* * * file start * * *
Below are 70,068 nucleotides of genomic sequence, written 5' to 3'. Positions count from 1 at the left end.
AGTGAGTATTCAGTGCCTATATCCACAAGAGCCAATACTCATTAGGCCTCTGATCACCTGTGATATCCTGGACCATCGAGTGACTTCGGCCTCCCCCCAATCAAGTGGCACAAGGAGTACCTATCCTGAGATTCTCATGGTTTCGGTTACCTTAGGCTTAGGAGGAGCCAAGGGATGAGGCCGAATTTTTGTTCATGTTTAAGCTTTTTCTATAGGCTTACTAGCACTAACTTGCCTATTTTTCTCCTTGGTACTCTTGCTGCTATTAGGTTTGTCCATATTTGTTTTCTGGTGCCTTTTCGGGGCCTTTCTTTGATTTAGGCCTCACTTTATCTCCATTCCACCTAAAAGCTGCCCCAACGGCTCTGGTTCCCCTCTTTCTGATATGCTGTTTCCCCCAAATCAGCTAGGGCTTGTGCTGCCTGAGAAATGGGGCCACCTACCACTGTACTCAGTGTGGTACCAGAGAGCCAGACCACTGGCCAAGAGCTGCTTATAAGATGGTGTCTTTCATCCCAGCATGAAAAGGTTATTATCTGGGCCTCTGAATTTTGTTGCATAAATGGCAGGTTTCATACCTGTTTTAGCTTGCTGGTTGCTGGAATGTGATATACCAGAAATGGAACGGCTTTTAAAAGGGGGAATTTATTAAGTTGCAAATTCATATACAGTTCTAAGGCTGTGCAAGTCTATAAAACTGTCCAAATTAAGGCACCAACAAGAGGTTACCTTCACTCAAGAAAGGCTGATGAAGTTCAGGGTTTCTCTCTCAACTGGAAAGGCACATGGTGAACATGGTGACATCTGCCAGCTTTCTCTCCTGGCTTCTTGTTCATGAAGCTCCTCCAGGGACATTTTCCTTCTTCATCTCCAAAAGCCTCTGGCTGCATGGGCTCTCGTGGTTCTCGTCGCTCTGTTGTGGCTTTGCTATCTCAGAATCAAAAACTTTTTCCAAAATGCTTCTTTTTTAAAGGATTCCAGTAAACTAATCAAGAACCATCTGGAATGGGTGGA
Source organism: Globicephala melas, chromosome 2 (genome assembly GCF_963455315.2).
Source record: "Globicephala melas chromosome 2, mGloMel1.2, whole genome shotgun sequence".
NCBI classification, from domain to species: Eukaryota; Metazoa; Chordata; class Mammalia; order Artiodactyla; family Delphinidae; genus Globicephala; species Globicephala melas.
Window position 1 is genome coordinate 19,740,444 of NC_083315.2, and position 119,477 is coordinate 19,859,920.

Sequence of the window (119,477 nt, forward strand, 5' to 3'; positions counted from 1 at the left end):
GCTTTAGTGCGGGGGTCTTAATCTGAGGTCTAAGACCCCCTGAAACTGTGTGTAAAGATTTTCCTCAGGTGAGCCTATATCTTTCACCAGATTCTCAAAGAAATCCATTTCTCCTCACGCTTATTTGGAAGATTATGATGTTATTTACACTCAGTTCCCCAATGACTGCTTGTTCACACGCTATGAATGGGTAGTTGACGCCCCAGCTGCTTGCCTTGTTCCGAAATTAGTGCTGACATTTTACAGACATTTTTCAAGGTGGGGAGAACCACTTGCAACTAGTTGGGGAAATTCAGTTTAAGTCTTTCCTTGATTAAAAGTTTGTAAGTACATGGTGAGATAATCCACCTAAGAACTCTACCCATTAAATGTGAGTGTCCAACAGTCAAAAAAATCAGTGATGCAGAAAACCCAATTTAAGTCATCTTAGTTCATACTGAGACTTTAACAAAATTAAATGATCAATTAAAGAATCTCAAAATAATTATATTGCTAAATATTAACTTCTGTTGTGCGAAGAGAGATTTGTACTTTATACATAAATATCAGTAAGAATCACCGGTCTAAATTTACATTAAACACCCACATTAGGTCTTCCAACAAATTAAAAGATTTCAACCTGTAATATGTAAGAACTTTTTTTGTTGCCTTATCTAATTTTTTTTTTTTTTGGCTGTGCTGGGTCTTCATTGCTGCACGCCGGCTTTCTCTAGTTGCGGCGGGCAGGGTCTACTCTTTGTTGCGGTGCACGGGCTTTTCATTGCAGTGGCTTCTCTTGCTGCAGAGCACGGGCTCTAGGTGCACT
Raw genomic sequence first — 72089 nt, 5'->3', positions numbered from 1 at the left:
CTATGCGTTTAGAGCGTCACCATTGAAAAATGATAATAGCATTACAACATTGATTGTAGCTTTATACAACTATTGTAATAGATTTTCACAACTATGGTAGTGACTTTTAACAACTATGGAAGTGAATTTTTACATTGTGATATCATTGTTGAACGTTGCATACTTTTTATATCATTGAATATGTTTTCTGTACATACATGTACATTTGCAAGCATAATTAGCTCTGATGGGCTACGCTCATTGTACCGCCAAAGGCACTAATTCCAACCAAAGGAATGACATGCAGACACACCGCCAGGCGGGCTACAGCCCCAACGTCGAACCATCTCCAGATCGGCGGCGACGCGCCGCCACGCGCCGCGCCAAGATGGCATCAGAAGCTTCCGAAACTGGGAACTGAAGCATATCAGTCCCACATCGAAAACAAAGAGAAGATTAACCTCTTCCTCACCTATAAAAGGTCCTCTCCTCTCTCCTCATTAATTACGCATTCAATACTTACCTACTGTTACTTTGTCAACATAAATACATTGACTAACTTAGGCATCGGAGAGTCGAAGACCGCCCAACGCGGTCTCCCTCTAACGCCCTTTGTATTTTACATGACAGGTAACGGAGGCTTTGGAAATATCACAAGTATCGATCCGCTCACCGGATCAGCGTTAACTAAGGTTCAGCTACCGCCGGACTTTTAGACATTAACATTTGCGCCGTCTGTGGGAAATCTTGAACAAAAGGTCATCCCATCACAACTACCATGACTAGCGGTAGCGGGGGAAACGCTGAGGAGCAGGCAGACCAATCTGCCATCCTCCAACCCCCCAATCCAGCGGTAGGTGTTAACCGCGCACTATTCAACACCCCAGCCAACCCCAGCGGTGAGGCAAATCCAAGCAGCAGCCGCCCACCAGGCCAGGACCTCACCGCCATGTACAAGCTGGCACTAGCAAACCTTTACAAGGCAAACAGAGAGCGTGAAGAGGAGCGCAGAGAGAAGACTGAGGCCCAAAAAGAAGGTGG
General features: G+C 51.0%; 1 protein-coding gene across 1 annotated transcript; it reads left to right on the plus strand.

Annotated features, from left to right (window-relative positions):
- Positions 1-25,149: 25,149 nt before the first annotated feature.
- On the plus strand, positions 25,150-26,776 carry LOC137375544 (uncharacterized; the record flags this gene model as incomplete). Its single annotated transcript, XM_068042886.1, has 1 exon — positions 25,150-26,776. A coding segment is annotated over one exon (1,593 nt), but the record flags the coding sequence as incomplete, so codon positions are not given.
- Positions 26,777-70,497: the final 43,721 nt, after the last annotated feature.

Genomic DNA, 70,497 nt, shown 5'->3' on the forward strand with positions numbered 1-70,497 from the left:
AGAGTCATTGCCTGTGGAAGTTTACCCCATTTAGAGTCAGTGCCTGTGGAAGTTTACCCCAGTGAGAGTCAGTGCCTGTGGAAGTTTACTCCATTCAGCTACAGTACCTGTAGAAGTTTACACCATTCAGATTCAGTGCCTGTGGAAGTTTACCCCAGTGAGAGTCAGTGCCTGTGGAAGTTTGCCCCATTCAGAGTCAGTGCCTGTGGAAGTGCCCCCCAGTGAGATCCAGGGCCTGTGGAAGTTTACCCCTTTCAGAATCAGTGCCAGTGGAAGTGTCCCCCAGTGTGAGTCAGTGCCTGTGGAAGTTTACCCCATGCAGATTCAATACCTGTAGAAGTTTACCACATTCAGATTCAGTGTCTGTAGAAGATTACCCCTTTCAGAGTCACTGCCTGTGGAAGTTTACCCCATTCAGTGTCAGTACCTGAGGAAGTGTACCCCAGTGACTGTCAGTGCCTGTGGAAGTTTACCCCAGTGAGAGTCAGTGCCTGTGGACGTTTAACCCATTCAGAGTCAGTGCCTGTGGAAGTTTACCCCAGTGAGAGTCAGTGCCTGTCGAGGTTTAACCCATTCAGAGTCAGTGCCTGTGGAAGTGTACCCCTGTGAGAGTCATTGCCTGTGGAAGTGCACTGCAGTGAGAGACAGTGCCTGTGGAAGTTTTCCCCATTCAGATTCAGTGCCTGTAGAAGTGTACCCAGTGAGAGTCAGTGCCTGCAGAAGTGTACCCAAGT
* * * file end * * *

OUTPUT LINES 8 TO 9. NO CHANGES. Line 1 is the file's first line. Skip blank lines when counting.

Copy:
GCTTTAGTGCGGGGGTCTTAATCTGAGGTCTAAGACCCCCTGAAACTGTGTGTAAAGATTTTCCTCAGGTGAGCCTATATCTTTCACCAGATTCTCAAAGAAATCCATTTCTCCTCACGCTTATTTGGAAGATTATGATGTTATTTACACTCAGTTCCCCAATGACTGCTTGTTCACACGCTATGAATGGGTAGTTGACGCCCCAGCTGCTTGCCTTGTTCCGAAATTAGTGCTGACATTTTACAGACATTTTTCAAGGTGGGGAGAACCACTTGCAACTAGTTGGGGAAATTCAGTTTAAGTCTTTCCTTGATTAAAAGTTTGTAAGTACATGGTGAGATAATCCACCTAAGAACTCTACCCATTAAATGTGAGTGTCCAACAGTCAAAAAAATCAGTGATGCAGAAAACCCAATTTAAGTCATCTTAGTTCATACTGAGACTTTAACAAAATTAAATGATCAATTAAAGAATCTCAAAATAATTATATTGCTAAATATTAACTTCTGTTGTGCGAAGAGAGATTTGTACTTTATACATAAATATCAGTAAGAATCACCGGTCTAAATTTACATTAAACACCCACATTAGGTCTTCCAACAAATTAAAAGATTTCAACCTGTAATATGTAAGAACTTTTTTTGTTGCCTTATCTAATTTTTTTTTTTTTTGGCTGTGCTGGGTCTTCATTGCTGCACGCCGGCTTTCTCTAGTTGCGGCGGGCAGGGTCTACTCTTTGTTGCGGTGCACGGGCTTTTCATTGCAGTGGCTTCTCTTGCTGCAGAGCACGGGCTCTAGGTGCACT
Raw genomic sequence first — 72089 nt, 5'->3', positions numbered from 1 at the left: